For a Standard Shell (bash) (POSIX.1)
Start it with
&, make it read from something other then the default
/dev/fd/0) + make it write to something other than the default
/dev/fd/1) (same for
stderr) and make sure the job isn't or doesn't get suspended(=stopped). If it must get stopped or must read from the terminal and it is to continue after the job's terminal hangs up, make sure the processes in the job have a handler (trap) for the SIGHUP signal. If it must write to the terminal and it is to survive a terminal hang up, make sure the processes that write to the terminal have a handler for SIGPIPE.
Background processes get sent SIGTTIN the moment they try to read from the terminal. The default disposition for SIGTTIN is to stop (=suspend) the process. A terminal hangup will cause the first generation of processes of your background jobs to get reparented to init, causing the process group of the first generation of your job's processes to become an orphaned process group. (Orphaned process groups are those where none of the members have a parent in a different process group but in the same session.) The system will send all stopped (suspended) orphaned process groups SIGHUP followed by SIGCONT (to make sure they get the SIGHUP) on a terminal hangup because by definition, none of the processes in that process group can be awoken by a parent from the same session. Consequently those processes must be awoken by the system, but at the same time in a way that signals that process that it got awoken due to the terminal hanging up rather than due to normal operation. SIGHUP is the mechanism that does that and the default disposition for SIGHUP is to abort.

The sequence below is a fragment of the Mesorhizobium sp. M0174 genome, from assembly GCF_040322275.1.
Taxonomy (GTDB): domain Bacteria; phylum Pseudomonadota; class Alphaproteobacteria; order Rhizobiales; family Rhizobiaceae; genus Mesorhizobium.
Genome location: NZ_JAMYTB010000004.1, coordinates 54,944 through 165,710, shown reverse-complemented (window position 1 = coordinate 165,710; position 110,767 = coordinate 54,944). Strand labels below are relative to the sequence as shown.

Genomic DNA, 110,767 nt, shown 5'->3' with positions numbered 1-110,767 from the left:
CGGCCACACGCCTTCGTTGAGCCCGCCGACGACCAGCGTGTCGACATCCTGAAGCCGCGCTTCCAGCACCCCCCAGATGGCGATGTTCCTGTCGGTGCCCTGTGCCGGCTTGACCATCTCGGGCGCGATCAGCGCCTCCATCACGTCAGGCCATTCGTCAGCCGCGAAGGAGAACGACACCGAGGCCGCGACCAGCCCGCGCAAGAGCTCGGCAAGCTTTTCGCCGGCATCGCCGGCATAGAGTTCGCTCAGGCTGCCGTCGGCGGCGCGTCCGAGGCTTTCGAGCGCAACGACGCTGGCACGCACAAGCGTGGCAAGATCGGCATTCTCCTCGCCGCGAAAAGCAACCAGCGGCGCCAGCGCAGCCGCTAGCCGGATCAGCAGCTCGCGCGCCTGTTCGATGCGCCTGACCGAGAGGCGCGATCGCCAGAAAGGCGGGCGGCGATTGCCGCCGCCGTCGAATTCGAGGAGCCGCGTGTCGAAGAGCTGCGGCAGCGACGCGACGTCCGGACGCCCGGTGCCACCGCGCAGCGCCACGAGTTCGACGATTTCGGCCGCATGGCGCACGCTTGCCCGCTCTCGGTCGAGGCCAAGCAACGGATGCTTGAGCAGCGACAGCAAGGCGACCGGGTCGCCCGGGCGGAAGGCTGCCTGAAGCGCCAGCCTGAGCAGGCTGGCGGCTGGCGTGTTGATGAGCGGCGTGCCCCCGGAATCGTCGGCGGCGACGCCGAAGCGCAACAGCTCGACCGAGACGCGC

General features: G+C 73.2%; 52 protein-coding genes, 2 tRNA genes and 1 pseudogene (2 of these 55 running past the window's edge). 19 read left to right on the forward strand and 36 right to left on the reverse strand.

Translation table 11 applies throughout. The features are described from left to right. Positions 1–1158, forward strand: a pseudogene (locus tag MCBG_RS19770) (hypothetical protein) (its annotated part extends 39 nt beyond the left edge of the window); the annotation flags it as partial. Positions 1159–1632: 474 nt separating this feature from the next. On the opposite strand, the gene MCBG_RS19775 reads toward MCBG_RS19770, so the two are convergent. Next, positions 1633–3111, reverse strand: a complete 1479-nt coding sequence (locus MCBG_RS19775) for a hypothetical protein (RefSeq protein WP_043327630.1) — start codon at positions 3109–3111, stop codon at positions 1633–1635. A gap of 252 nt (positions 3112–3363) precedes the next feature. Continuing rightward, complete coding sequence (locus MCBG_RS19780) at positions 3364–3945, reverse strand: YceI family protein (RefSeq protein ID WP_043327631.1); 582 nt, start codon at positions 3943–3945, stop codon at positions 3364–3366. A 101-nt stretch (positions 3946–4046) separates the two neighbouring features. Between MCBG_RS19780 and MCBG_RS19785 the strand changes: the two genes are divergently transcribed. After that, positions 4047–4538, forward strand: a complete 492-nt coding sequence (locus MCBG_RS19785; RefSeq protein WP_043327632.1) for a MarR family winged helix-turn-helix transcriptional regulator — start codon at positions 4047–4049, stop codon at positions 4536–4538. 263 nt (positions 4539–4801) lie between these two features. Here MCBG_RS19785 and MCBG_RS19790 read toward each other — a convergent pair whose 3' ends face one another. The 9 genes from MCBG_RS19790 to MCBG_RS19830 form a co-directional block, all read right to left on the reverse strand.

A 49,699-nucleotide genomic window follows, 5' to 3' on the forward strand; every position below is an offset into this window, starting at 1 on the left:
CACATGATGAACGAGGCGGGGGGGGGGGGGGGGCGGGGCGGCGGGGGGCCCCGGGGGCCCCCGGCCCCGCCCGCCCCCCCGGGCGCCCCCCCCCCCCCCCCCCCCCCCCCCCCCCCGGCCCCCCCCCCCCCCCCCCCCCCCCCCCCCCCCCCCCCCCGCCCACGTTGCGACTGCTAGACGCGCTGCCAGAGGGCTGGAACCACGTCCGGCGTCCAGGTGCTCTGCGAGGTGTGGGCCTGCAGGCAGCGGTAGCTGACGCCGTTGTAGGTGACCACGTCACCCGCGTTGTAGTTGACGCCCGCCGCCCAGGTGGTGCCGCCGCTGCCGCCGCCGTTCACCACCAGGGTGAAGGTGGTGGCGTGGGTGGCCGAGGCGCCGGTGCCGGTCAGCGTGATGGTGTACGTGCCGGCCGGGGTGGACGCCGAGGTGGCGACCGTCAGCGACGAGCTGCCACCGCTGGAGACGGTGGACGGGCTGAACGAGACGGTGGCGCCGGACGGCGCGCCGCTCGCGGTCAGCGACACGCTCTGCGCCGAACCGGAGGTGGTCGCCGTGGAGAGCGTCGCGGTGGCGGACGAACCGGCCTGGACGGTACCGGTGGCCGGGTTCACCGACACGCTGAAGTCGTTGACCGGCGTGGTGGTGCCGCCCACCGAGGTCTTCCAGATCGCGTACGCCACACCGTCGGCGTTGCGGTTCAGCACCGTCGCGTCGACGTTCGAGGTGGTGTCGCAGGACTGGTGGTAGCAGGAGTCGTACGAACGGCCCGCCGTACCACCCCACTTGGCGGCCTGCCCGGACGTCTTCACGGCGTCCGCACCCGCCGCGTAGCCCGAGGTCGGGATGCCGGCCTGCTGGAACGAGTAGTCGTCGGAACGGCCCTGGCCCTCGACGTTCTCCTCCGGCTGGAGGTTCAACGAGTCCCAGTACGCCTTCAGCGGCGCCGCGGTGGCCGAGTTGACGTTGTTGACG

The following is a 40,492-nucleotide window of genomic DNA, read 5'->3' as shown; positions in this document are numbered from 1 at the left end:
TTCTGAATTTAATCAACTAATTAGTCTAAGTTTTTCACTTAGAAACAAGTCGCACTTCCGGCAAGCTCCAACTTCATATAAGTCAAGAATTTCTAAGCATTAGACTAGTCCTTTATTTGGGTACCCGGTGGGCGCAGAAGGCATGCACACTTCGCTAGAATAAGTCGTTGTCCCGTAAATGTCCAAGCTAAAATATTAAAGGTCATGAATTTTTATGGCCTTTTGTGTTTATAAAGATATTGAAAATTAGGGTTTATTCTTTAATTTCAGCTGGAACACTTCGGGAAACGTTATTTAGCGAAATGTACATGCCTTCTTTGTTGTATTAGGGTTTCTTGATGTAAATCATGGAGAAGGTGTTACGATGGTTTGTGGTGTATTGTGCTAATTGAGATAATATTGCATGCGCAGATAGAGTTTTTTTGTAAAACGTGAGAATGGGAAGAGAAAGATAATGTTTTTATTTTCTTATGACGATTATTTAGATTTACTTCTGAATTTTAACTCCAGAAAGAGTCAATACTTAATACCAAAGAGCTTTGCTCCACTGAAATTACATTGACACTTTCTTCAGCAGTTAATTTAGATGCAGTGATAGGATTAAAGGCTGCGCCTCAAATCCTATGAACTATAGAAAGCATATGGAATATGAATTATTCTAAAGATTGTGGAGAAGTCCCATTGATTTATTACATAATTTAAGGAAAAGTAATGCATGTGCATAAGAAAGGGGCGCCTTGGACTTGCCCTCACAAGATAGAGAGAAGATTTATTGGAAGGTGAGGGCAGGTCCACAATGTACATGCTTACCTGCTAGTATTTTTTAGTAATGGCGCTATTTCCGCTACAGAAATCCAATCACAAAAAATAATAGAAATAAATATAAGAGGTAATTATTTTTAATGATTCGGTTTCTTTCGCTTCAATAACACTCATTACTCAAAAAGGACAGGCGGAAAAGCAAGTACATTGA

Hanging up a terminal will also cause subsequent writes to that terminal to raise SIGPIPE, which is also deadly if unhandled.
If your orphaned process groups aren't suspended (via SIGTTIN or ^Z or otherwise, they don't have to be afraid of the SIGHUP signal and if they output to a file rather than the terminal on both
stderr and read from a file rather than the terminal, then they don't have to be afraid of SIGPIPE.
If you're running on top of a terminal multiplexer rather than a raw terminal, youd don't have to be afraid of either SIGHUP or SIGPIPE.
I played with
zsh and it turns out that while
bash does behave like I described above (the above described behavior should be conforming to POSIX.1),
zsh sends SIGHUP to running background jobs even.
setopt NO_HUP makes it (or the system; not sure here) only send
SIGHUP in situations described above.
For testing this, you can try running something like:
( rm -f hup; trap 'echo HUP > hup' HUP; sleep 100)
in various ways (background, foreground, stopped) and disconnecting with it. Then you can check whether the
hup file was created, which would mean the job did get a SIGHUP.